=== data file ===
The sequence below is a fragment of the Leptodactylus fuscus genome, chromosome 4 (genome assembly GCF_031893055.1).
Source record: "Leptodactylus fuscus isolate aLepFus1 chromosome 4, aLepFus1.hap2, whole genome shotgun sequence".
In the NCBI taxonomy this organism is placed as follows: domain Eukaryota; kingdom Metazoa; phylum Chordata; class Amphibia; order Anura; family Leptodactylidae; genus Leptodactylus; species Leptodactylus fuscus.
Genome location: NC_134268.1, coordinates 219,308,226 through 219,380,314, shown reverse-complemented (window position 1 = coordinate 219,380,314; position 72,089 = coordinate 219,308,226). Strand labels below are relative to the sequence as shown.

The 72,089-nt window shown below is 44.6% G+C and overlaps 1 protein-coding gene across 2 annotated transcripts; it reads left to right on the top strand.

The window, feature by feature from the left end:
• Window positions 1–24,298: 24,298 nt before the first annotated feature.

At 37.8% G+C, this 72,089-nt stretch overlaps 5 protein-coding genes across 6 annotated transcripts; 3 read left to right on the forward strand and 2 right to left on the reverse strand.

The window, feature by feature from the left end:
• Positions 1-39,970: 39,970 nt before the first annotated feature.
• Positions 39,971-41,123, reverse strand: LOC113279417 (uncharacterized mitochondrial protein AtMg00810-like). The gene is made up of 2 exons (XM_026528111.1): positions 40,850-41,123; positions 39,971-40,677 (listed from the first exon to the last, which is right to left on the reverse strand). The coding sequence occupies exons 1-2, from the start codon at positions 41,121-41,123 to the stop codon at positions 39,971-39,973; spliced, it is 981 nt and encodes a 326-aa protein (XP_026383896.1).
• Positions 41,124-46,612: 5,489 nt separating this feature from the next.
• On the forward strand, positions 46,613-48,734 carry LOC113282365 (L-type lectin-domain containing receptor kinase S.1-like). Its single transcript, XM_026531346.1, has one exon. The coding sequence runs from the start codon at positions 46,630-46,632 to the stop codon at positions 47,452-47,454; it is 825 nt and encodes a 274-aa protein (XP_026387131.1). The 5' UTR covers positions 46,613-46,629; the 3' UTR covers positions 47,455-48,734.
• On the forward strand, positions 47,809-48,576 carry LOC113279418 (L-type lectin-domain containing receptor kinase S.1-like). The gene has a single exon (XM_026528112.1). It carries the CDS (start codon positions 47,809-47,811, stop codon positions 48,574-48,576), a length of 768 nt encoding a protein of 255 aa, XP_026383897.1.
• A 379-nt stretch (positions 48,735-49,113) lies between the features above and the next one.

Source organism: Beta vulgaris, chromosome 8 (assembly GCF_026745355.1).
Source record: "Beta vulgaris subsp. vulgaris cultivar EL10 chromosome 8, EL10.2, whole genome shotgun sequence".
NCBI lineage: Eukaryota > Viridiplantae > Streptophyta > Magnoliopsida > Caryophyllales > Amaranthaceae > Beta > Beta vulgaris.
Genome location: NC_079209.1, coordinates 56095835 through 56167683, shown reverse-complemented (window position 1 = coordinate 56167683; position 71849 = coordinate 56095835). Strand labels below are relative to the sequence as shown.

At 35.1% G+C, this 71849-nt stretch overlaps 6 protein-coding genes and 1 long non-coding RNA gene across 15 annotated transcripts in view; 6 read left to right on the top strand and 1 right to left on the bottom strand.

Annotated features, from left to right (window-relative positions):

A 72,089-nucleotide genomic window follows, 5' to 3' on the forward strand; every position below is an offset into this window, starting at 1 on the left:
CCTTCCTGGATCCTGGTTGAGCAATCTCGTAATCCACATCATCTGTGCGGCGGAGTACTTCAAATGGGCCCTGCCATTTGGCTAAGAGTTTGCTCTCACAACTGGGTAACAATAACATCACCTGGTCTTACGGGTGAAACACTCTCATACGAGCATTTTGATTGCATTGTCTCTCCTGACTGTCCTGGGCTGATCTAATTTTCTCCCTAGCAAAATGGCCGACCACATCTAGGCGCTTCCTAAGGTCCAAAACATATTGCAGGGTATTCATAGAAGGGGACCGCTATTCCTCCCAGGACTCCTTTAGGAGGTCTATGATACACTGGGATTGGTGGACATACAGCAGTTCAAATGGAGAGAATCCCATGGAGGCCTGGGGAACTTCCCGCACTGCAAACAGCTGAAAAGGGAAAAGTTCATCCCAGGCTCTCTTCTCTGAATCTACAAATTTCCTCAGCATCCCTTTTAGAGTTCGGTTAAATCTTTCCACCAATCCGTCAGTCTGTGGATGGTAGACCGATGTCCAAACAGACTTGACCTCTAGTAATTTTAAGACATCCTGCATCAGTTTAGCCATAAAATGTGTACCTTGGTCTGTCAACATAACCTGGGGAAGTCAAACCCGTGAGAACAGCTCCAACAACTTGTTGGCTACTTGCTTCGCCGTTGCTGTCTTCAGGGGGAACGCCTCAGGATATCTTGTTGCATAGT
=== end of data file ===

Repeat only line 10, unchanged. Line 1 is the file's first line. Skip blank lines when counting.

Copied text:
• Positions 1-39,970: 39,970 nt before the first annotated feature.